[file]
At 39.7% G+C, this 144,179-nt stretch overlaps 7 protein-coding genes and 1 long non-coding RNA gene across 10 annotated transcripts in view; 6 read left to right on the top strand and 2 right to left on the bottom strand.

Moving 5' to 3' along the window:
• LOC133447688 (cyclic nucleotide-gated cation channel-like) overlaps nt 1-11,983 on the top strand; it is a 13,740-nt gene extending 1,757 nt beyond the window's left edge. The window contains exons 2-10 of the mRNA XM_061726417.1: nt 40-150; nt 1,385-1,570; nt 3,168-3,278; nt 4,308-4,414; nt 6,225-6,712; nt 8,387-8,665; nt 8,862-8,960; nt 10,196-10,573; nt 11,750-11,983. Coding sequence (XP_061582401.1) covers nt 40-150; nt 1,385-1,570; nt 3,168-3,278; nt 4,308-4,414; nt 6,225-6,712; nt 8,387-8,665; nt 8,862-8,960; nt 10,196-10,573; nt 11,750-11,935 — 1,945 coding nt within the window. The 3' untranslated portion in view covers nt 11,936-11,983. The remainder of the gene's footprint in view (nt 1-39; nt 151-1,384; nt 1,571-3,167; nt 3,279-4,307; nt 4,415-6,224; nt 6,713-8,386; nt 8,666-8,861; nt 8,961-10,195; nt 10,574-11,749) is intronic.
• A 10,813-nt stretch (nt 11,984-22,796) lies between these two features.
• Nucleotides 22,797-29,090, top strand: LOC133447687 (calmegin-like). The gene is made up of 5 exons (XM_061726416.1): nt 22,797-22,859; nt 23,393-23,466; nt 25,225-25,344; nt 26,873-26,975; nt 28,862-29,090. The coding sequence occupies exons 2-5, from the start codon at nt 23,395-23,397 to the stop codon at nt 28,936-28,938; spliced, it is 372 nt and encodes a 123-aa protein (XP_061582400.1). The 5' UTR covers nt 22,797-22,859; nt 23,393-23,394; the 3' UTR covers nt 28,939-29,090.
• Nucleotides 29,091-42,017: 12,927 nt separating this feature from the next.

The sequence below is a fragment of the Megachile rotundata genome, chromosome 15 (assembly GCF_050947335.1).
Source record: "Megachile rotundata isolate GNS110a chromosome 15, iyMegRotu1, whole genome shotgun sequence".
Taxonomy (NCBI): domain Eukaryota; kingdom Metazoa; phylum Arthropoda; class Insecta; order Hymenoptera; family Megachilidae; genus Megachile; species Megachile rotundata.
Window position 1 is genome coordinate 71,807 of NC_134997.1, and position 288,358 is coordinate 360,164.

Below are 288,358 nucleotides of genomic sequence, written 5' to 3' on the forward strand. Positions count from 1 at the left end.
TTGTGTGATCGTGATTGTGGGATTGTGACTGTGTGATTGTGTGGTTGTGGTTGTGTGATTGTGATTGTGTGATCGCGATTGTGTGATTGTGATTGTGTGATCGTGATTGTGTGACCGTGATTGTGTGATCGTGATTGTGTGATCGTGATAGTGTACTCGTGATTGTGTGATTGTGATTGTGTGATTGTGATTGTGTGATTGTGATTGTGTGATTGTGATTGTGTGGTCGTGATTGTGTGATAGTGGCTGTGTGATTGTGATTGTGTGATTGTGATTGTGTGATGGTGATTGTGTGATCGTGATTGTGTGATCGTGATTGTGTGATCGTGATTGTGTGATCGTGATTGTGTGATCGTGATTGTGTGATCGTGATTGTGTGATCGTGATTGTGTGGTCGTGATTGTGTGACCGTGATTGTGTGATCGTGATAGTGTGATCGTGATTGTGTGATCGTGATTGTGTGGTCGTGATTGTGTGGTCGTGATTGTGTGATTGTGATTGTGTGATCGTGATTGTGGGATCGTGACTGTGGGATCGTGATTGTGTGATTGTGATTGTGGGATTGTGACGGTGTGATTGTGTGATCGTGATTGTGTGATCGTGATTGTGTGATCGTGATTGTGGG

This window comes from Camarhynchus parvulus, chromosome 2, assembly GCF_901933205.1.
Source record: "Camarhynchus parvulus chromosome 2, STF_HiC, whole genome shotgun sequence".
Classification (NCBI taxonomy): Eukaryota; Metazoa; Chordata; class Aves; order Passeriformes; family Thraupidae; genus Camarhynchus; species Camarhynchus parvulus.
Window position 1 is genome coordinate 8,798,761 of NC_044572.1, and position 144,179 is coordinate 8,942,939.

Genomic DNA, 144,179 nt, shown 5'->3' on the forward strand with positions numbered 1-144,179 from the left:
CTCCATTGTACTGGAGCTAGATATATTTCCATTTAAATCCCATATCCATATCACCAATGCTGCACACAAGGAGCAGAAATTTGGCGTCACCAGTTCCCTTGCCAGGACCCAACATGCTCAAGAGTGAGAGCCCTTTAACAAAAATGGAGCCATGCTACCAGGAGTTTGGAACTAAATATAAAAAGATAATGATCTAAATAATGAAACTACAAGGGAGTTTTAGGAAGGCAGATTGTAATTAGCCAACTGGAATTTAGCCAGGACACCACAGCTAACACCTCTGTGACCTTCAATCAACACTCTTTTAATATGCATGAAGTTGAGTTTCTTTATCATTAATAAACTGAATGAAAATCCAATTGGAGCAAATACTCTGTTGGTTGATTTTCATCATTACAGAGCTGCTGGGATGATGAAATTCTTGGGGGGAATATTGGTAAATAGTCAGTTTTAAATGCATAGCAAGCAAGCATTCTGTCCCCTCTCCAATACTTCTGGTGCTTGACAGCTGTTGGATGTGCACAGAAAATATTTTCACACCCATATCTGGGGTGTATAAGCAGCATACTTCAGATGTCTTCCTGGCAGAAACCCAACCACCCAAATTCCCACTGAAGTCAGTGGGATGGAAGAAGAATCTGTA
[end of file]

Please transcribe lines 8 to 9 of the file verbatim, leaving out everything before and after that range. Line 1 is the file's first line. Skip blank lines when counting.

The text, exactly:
Source record: "Megachile rotundata isolate GNS110a chromosome 15, iyMegRotu1, whole genome shotgun sequence".
Taxonomy (NCBI): domain Eukaryota; kingdom Metazoa; phylum Arthropoda; class Insecta; order Hymenoptera; family Megachilidae; genus Megachile; species Megachile rotundata.